Serena Williams on the challenges of being a Black woman and the struggle against racism in the US

January 18, 2017
Serena Williams and Common discuss race, gender and sport in an ESPN interview.
Serena Williams and Common discuss race, gender and sport in an ESPN interview.

One of the best tennis players and athletes of all time, US star Serena Williams has been scrutinised so much for being a strong, Black woman that she herself began to doubt her own strength and body, the star told her long-time friend and rapper, Common, in a special ESPN interview last month.

“There was a time where I didn’t feel incredibly comfortable about my body because I felt like I was too strong,” Williams said during the one hour-long ESPN special, The Undefeated In-Depth: Serena with Common.

“And then I had to take a second and think, who says I’m too strong? This body has enabled me to be the greatest player I can be and I’m not going to scrutinise that. This is great. I mean, this is amazing.”

Common asked if she should be considered one of the greatest athletes of all time, to which she responded by pointing out that such conversation has been avoided by sports critics because she is a strong Black woman.

“I guess [the critics] couldn’t relate to me because I’m Black, I’m strong, I’m tall, I’m powerful and I’m confident,” Williams said. But over the years, while she did question her own body and strength, she did not “let that influence me or bring me down in any way”.

Williams also talked about using her fame for social activism and speaking out against injustice. “I feel I want to do more and I have to do more with all the stuff that is socially happening in the United States,” Williams said. “It is just incredibly frustrating and sad.

“I think when you are in a position, in front of a crowd, and you can influence people, I really think it is important to speak for what is right and what you believe in.”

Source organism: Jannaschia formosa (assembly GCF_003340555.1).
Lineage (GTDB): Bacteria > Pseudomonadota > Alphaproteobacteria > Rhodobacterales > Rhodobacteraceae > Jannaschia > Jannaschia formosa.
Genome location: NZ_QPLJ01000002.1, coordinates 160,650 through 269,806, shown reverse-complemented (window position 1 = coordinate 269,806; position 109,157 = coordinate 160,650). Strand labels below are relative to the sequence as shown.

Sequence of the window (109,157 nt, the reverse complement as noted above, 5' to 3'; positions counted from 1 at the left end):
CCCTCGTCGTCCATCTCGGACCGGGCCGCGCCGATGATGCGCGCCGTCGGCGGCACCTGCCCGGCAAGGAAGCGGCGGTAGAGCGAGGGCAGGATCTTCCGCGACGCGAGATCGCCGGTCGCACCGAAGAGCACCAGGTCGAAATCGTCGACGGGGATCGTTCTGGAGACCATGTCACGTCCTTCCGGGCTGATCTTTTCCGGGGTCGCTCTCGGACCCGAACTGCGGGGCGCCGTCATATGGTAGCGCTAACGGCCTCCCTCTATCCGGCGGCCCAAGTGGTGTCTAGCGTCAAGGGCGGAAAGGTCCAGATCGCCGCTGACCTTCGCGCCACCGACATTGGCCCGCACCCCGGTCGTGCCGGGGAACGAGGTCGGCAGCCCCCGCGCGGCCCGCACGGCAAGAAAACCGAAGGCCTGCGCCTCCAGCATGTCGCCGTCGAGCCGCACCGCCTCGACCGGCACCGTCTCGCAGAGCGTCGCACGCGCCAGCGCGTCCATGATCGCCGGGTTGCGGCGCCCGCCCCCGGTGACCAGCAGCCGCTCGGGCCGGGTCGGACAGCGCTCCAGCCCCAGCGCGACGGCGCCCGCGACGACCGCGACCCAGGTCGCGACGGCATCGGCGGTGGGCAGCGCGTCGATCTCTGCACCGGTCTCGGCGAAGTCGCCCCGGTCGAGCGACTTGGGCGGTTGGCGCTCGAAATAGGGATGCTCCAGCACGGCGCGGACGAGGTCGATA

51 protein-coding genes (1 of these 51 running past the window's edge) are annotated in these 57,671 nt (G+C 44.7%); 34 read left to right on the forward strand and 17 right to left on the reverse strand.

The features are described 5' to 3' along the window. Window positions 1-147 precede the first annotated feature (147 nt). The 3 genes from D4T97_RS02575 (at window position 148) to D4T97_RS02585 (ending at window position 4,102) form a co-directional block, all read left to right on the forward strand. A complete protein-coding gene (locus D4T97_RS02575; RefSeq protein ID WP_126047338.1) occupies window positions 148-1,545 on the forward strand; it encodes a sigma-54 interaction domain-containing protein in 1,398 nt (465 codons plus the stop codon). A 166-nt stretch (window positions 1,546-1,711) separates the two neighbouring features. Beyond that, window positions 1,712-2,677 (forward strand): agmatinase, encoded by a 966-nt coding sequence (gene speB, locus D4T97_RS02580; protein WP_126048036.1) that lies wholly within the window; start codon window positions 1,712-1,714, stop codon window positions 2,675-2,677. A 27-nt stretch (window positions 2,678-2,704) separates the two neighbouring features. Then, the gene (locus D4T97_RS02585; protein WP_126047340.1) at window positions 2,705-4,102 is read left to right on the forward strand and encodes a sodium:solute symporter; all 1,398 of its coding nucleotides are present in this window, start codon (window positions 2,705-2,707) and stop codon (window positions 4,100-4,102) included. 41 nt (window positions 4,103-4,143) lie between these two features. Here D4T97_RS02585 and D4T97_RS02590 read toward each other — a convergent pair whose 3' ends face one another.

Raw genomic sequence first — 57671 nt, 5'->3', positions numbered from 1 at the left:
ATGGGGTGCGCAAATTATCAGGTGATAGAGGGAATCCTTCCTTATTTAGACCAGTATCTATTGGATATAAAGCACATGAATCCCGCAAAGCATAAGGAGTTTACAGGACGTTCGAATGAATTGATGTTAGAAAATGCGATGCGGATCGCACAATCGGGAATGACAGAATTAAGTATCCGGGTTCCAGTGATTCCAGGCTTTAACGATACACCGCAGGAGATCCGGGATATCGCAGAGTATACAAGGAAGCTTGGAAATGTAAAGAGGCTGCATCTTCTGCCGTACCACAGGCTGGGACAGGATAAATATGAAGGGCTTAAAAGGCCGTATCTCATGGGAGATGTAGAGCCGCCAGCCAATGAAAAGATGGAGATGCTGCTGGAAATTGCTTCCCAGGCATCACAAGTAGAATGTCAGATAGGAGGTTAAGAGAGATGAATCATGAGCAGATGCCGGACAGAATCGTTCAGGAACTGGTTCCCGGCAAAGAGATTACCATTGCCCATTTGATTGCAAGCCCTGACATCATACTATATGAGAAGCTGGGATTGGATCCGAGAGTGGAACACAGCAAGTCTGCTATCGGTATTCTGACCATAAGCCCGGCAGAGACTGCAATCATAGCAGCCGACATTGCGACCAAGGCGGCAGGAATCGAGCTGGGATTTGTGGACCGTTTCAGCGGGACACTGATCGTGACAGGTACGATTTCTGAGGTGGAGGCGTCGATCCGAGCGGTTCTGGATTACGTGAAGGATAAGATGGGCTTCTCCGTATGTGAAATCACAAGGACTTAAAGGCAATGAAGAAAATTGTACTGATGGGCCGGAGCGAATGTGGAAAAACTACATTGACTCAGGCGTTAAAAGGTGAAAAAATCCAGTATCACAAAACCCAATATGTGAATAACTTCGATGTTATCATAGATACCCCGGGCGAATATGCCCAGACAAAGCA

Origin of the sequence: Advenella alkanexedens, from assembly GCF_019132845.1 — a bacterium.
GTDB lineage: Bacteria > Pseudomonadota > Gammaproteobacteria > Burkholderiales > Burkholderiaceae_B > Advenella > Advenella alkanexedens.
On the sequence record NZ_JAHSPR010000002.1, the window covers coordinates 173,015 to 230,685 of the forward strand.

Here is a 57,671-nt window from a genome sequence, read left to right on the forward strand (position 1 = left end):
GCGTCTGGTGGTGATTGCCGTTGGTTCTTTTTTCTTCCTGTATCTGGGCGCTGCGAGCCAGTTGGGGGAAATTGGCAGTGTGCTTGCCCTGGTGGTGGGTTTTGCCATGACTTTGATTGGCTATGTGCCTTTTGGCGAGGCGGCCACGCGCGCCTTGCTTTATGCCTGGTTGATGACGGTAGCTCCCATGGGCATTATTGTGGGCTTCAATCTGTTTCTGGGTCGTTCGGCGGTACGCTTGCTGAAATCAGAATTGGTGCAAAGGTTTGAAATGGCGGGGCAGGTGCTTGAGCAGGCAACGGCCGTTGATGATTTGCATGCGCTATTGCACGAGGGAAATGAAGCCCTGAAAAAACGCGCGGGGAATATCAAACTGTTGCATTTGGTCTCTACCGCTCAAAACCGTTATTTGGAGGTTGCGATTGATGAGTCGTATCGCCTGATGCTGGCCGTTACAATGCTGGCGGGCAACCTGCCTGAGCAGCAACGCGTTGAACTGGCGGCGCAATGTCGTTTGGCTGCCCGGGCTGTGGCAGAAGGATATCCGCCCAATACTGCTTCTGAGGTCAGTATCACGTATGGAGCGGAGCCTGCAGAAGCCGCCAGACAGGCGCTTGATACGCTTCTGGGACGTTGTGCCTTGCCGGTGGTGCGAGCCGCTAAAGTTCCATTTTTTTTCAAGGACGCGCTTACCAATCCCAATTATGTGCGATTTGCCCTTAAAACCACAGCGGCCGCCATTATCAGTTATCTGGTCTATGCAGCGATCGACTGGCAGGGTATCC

She said that celebrities and famous athletes should not be forced to speak out about the issues facing their communities unless they have a sincere and deep connection with those issues and feel that they can make a difference.

“It is so crazy, 10 years ago we were not dealing with a lot of this stuff, it was more hidden and social media was not out.”

She spoke about her “disgust and sadness” with the recent police killings and how these feelings are the main driver behind her activism.

“I was at Wimbledon this year and someone got killed and I was just over it. I am trying to play a semi-final and I turn on my phone and I went through social media.

“And it hurts me because it is my people that are being killed because they look like me. Who is to say that I would not be next? I just want to use my voice to influence other people to change.”

Common released his 11th studio album, Black America Again, last November, and Williams appeared in Beyonce’s Lemonade earlier last year, which was hailed as an anti-police brutality album and a nod to Black Lives Matter.

Through social media, Williams has frequently expressed dismay and anger over police killings in the US in recent months. In September, Williams made a Facebook post in support of Black Lives Matter, quoting Martin Luther King, Jr and writing “I won’t be silent”.

[Reprinted from TeleSUR English.]

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